Planting Trees to Reduce Health-Related Costs
Recent research conducted by Analysis Group found that increased tree planting could benefit millions of people who are adversely affected by particulate matter (PM) pollution, while reducing health-related costs.
Notes: Tree planting cost estimates are based on data from 2014, and avoidable health-related costs are based on data from 2010. Results do not reflect recent natural events.
The trees in urban areas provide a wide range of health and economic benefits. However, most US cities are experiencing a decline in urban forest cover. In a report with The Nature Conservancy (TNC) and the Trust for Public Land, Funding Trees for Health: An Analysis of Finance and Policy Actions to Enable Tree Planting for Public Health, Analysis Group calculated the avoidable health-related costs associated with planting additional trees – avoided costs that could be applied to help offset the costs of the new plantings themselves.
Trees serve as natural filters to lower PM pollution, which is linked to a number of respiratory and cardiovascular conditions. These conditions can result in increased hospital and emergency room visits, which raise medical costs, and may also interfere with employee productivity, causing lost or restricted work days. Increased tree planting could help reduce these types of health-related costs for patients, employers, and insurers.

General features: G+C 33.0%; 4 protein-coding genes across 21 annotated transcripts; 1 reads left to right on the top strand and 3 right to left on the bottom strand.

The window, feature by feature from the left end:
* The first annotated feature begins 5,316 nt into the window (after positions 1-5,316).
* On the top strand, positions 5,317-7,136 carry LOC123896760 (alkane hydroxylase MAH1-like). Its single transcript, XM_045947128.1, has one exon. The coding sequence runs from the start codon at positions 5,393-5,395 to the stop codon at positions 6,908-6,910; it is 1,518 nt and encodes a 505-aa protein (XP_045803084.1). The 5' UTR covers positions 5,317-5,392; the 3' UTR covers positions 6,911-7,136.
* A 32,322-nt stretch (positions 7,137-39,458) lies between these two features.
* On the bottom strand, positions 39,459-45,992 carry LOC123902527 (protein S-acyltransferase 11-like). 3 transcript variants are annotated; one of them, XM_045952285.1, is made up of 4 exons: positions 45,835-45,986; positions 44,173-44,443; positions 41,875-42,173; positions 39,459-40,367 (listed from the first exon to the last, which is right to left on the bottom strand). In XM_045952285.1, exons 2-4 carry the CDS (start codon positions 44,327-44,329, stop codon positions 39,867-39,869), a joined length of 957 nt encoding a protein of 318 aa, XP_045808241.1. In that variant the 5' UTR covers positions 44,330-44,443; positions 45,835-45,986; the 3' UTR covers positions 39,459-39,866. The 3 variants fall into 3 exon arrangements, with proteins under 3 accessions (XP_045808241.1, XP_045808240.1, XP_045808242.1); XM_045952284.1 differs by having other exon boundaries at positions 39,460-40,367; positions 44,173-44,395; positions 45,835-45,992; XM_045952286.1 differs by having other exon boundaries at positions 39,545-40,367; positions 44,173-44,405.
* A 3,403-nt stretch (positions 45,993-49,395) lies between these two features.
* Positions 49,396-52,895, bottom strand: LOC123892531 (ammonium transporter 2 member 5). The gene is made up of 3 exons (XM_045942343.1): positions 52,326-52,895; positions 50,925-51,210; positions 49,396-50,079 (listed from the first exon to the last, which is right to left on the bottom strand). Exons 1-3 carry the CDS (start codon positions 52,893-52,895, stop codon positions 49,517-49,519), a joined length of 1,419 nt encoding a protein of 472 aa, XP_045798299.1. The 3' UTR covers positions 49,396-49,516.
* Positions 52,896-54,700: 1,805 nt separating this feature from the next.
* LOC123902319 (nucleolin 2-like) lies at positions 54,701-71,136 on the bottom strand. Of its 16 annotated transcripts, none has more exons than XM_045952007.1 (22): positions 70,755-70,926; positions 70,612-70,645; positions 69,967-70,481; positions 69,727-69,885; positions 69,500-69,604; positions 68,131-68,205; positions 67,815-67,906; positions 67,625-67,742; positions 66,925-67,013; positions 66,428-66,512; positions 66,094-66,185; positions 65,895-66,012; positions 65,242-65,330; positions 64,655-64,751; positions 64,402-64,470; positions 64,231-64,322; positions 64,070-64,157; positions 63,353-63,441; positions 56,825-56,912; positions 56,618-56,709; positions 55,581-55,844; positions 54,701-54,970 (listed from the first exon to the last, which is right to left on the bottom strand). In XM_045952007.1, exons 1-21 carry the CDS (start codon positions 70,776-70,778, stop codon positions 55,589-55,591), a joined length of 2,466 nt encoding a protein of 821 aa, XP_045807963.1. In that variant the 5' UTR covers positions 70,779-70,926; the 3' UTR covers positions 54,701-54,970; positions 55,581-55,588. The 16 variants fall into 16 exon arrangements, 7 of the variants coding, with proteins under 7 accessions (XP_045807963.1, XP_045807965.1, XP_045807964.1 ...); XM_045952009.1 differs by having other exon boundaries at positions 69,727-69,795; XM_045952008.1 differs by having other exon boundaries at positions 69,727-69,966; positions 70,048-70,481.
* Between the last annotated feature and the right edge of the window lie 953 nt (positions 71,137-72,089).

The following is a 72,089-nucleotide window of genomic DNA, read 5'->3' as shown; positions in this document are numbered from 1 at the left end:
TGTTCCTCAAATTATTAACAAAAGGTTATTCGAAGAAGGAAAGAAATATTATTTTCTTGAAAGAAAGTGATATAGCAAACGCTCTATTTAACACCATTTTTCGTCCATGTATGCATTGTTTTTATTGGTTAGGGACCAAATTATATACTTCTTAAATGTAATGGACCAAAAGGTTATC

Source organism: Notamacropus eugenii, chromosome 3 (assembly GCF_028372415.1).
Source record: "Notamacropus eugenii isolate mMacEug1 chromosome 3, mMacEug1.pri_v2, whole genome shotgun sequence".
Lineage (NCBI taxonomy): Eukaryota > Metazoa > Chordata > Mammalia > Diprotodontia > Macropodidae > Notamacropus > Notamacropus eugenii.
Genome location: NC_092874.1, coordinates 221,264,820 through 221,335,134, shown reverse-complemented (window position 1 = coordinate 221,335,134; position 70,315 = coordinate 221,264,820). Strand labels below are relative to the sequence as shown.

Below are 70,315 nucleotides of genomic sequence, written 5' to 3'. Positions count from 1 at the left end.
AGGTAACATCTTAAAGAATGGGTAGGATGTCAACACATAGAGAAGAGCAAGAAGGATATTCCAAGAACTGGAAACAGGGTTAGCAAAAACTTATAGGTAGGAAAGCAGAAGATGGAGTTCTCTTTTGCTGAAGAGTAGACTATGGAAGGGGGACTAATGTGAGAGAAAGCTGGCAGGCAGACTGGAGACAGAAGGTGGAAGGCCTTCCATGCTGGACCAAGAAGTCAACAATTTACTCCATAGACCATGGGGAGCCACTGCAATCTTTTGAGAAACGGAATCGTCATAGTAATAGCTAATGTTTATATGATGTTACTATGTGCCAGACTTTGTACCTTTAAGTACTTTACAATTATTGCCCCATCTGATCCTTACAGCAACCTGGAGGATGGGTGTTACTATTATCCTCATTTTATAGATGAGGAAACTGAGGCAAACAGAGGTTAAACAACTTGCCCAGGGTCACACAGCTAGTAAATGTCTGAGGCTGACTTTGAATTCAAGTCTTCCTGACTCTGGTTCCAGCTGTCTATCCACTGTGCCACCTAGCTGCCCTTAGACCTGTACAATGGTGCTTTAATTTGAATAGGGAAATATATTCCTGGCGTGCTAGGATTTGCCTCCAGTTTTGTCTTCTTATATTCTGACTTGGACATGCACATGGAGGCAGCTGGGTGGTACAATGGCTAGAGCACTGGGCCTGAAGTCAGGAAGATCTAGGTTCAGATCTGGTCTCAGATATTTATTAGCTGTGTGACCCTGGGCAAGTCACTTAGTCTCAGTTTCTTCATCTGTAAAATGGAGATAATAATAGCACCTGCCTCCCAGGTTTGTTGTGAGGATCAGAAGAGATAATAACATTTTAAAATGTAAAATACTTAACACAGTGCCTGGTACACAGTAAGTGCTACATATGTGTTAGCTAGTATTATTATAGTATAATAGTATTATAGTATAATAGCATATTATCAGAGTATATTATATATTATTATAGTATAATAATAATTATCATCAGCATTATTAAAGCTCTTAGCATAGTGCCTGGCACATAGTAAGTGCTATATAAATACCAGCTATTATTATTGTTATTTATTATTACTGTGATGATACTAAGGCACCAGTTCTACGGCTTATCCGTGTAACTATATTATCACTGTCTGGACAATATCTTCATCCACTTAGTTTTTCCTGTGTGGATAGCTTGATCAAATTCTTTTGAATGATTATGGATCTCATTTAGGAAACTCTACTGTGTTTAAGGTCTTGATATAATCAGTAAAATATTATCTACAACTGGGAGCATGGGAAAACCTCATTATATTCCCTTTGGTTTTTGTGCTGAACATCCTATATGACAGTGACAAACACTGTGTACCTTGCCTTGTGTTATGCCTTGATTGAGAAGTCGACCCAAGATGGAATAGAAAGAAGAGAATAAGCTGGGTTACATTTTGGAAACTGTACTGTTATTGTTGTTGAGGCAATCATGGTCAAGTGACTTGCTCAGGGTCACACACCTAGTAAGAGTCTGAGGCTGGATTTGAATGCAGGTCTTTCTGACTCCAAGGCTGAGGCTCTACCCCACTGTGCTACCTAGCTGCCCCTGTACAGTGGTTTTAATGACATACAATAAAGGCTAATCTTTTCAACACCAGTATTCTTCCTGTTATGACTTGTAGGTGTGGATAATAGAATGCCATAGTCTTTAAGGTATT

To estimate the avoidable health-related costs from additional tree planting in 27 cities across the country, Analysis Group used a standard industry tool, the Co-Benefits Risk Assessment (COBRA) model. While tree planting and maintenance costs and avoidable health-related costs vary by city, Analysis Group determined that additional tree plantings in the most effective 20% of available city locations could reduce costs related to respiratory and cardiovascular conditions.
These savings amount to substantial percentages of the tree planting and maintenance costs estimated by TNC for different cities – for example, 23% in New York and 19% in Los Angeles. (See figure.) The report estimates that maintaining the current urban canopy would require an additional investment of around $1.87 per person annually. An additional investment of $5.87 per person annually would allow cities to expand the canopy significantly, leading to the potential health benefits measured by Analysis Group.
Municipalities that are looking for new sources of funding for tree planting may find an unlikely ally in health care companies and employers seeking innovative solutions for lowering health-related costs. Conducting further analysis could help cities make decisions about local tree planting scale and locations that would have the greatest impact on health-related benefits and costs. ■
Howard G. Birnbaum, Affiliate
Erich Trieschman, Senior Analyst